Charles and Camilla launch electricity superhighway

The Prince of Wales was left with tunnel vision during a trip underground to see a billion-pound project that has future-proofed London's electricity supply for decades.

Charles descended 16 flights of stairs to marvel at a network of tunnels carrying huge cables under the capital's streets, while Camilla stayed on the surface to learn about the National Grid's electricity superhighway scheme.

Wearing a hard hat, high visibility jacket and heavy duty gloves the heir to the throne walked along a small section of the 20 miles of concrete-lined passages, bored out during the seven-year project.

The Prince of Wales during the official opening of The National Grid's London Power Tunnels project. (Chris Jackson/PA Wire)
The Prince of Wales during the official opening of The National Grid's London Power Tunnels project. (Chris Jackson/PA Wire)

When Charles was asked to pose for a picture he looked back at the cables disappearing into the distance and quipped "tunnel vision".

John Pettigrew, National Grid's chief executive, gave the prince a brief guided tour of some of the tunnels 105ft (32 metres) below the surface.

In a speech at the launch event, held at Highbury sub-station in north London, Mr Pettigrew told invited guests: "These tunnels are a huge investment into London's future, in fact the most significant investment in the capital's electricity transmission system since the 1960s.

The Prince of Wales and Duchess of Cornwall inspect the shaft down to the tunnels during the opening of The National Grid's London Power Tunnels project in north London, a new electricity superhighway supplying power to the capital from deep below the streets. (John Stillwell/PA)
The Prince of Wales and Duchess of Cornwall inspect the shaft that goes down to the tunnels during the opening of The National Grid's London Power Tunnels project in north London, a new electricity superhighway supplying power to the capital from deep below the streets. (John Stillwell/PA)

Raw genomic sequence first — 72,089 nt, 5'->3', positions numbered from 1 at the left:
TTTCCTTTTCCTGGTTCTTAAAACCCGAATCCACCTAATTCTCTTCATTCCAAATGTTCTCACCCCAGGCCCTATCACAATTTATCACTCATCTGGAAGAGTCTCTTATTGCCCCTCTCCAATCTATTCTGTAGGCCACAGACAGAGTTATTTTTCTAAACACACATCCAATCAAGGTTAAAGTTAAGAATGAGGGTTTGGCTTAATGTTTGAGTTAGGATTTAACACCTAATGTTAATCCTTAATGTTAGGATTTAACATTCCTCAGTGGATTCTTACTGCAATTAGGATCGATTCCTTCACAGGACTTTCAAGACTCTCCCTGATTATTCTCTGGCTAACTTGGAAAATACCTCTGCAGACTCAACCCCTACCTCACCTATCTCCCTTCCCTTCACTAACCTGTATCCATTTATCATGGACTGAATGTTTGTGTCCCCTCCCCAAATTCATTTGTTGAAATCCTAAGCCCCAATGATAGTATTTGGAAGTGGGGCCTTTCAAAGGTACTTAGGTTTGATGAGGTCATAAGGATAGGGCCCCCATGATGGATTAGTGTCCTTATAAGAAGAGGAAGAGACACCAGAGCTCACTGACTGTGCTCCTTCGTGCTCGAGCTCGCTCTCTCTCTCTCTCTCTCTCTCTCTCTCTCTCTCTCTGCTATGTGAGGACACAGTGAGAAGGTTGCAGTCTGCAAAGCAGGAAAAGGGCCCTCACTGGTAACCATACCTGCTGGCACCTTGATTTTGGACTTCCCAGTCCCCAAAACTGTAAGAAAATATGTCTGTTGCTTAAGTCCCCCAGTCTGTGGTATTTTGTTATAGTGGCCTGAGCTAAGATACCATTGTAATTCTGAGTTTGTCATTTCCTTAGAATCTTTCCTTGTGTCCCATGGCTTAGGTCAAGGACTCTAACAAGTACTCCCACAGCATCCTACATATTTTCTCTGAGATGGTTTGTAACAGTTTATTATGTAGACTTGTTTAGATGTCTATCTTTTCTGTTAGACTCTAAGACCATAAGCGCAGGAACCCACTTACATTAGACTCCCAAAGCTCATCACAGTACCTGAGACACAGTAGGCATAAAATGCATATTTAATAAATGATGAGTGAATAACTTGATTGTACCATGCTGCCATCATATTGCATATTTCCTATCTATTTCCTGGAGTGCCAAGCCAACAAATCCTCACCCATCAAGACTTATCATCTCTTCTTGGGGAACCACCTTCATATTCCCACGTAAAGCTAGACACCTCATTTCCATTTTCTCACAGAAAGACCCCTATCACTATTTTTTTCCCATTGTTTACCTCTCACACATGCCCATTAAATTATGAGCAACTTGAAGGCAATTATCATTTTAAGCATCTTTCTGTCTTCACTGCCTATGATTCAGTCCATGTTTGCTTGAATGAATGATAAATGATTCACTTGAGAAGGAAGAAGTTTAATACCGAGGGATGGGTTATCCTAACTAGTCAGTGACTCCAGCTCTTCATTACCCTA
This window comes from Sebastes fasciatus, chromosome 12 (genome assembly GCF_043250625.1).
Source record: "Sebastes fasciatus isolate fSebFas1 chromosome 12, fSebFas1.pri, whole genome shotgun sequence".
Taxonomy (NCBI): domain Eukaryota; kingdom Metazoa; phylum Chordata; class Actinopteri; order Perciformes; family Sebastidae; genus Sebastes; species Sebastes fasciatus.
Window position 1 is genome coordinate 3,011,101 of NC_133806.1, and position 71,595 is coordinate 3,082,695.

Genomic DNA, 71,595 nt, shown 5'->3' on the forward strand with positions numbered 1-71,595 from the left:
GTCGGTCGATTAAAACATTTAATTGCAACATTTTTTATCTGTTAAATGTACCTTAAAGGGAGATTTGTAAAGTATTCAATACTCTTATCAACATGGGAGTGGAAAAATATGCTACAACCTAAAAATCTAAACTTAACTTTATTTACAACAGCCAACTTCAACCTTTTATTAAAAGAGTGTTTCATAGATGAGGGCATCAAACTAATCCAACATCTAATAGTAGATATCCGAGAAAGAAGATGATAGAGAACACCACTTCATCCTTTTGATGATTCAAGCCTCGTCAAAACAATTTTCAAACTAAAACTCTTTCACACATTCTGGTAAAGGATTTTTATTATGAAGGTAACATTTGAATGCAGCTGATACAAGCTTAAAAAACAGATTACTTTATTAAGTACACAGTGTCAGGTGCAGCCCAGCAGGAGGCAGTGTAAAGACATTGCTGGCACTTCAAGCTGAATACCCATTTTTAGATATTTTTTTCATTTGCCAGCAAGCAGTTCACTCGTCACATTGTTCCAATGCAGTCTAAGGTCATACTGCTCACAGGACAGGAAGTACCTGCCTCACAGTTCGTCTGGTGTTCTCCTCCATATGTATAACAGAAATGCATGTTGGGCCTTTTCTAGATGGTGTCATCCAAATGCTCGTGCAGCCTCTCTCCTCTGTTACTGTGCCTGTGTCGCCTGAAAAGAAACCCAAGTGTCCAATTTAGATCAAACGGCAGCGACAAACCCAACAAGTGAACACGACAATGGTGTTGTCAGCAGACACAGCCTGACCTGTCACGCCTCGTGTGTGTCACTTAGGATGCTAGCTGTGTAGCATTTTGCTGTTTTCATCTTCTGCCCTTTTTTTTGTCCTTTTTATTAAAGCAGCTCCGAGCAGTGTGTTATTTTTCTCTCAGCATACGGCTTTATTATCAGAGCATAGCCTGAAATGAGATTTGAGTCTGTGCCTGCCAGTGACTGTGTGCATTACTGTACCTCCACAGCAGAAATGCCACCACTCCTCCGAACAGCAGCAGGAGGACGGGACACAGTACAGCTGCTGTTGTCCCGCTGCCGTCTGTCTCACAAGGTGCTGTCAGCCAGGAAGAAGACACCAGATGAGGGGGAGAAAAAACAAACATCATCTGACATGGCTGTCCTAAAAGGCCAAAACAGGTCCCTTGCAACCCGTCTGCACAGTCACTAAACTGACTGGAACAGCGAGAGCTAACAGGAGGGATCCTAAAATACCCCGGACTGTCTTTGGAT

"For decades to come these tunnels will support London's growth and its ambition (to) transport power that millions of people rely on in their day to day lives as they work, live and travel in this great city."

The National Grid has recently flicked the switch to energise more than 124 miles of high voltage electricity cables that carry 20% of the capital's electricity demand - but for Charles's 'underground tour the power was turned off for safety.

The tunnels, running from Hackney in the east to Willesden in the west, and from Kensal Green to Wimbledon in the south also house some of the local electricity network company's cables, saving money and disruption.

The heir to the throne and his wife also met staff, stakeholders and local community members during the event.

London Power Tunnels open for business, housing 200km of cables to meet the capitals power needs into the 21st century. #Londonpowertunnelspic.twitter.com/wg21MxfAHd

-- National Grid UK (@nationalgriduk) February 7, 2018

Charles and Camilla chatted to school children who have visited the National Grid's education centre, set up to encourage young people to learn more about STEM (science, technology, engineering and mathematics) subjects.

To launch the project the couple both pressed a button as the song I've Got The Power by Snap blared out from speakers. They then inspected a plaque that commemorated the event.

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